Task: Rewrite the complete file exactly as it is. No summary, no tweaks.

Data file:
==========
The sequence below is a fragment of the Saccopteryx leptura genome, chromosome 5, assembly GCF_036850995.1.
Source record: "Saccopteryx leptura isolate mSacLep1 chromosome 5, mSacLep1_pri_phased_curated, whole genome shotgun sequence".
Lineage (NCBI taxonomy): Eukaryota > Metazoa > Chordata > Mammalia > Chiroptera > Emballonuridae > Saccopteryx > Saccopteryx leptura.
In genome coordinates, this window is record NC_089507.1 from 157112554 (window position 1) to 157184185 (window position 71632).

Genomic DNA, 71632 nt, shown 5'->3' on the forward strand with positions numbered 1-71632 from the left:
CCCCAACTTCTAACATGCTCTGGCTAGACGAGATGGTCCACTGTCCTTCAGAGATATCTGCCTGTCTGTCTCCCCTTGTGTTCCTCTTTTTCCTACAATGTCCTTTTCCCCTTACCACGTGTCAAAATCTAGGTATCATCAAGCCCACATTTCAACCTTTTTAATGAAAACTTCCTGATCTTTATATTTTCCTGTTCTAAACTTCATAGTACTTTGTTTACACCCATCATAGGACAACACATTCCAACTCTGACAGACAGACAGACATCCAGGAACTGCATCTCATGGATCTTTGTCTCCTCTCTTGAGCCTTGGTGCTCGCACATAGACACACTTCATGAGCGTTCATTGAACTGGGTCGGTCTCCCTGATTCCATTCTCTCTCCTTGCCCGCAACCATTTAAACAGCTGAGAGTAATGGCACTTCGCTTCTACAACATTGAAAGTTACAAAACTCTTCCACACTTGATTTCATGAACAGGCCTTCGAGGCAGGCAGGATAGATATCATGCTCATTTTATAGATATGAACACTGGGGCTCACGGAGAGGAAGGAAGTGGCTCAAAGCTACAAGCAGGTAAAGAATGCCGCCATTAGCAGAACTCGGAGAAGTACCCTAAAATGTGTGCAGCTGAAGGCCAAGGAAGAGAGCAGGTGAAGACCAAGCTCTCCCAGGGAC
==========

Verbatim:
The sequence below is a fragment of the Saccopteryx leptura genome, chromosome 5, assembly GCF_036850995.1.
Source record: "Saccopteryx leptura isolate mSacLep1 chromosome 5, mSacLep1_pri_phased_curated, whole genome shotgun sequence".
Lineage (NCBI taxonomy): Eukaryota > Metazoa > Chordata > Mammalia > Chiroptera > Emballonuridae > Saccopteryx > Saccopteryx leptura.
In genome coordinates, this window is record NC_089507.1 from 157112554 (window position 1) to 157184185 (window position 71632).

Genomic DNA, 71632 nt, shown 5'->3' on the forward strand with positions numbered 1-71632 from the left:
CCCCAACTTCTAACATGCTCTGGCTAGACGAGATGGTCCACTGTCCTTCAGAGATATCTGCCTGTCTGTCTCCCCTTGTGTTCCTCTTTTTCCTACAATGTCCTTTTCCCCTTACCACGTGTCAAAATCTAGGTATCATCAAGCCCACATTTCAACCTTTTTAATGAAAACTTCCTGATCTTTATATTTTCCTGTTCTAAACTTCATAGTACTTTGTTTACACCCATCATAGGACAACACATTCCAACTCTGACAGACAGACAGACATCCAGGAACTGCATCTCATGGATCTTTGTCTCCTCTCTTGAGCCTTGGTGCTCGCACATAGACACACTTCATGAGCGTTCATTGAACTGGGTCGGTCTCCCTGATTCCATTCTCTCTCCTTGCCCGCAACCATTTAAACAGCTGAGAGTAATGGCACTTCGCTTCTACAACATTGAAAGTTACAAAACTCTTCCACACTTGATTTCATGAACAGGCCTTCGAGGCAGGCAGGATAGATATCATGCTCATTTTATAGATATGAACACTGGGGCTCACGGAGAGGAAGGAAGTGGCTCAAAGCTACAAGCAGGTAAAGAATGCCGCCATTAGCAGAACTCGGAGAAGTACCCTAAAATGTGTGCAGCTGAAGGCCAAGGAAGAGAGCAGGTGAAGACCAAGCTCTCCCAGGGAC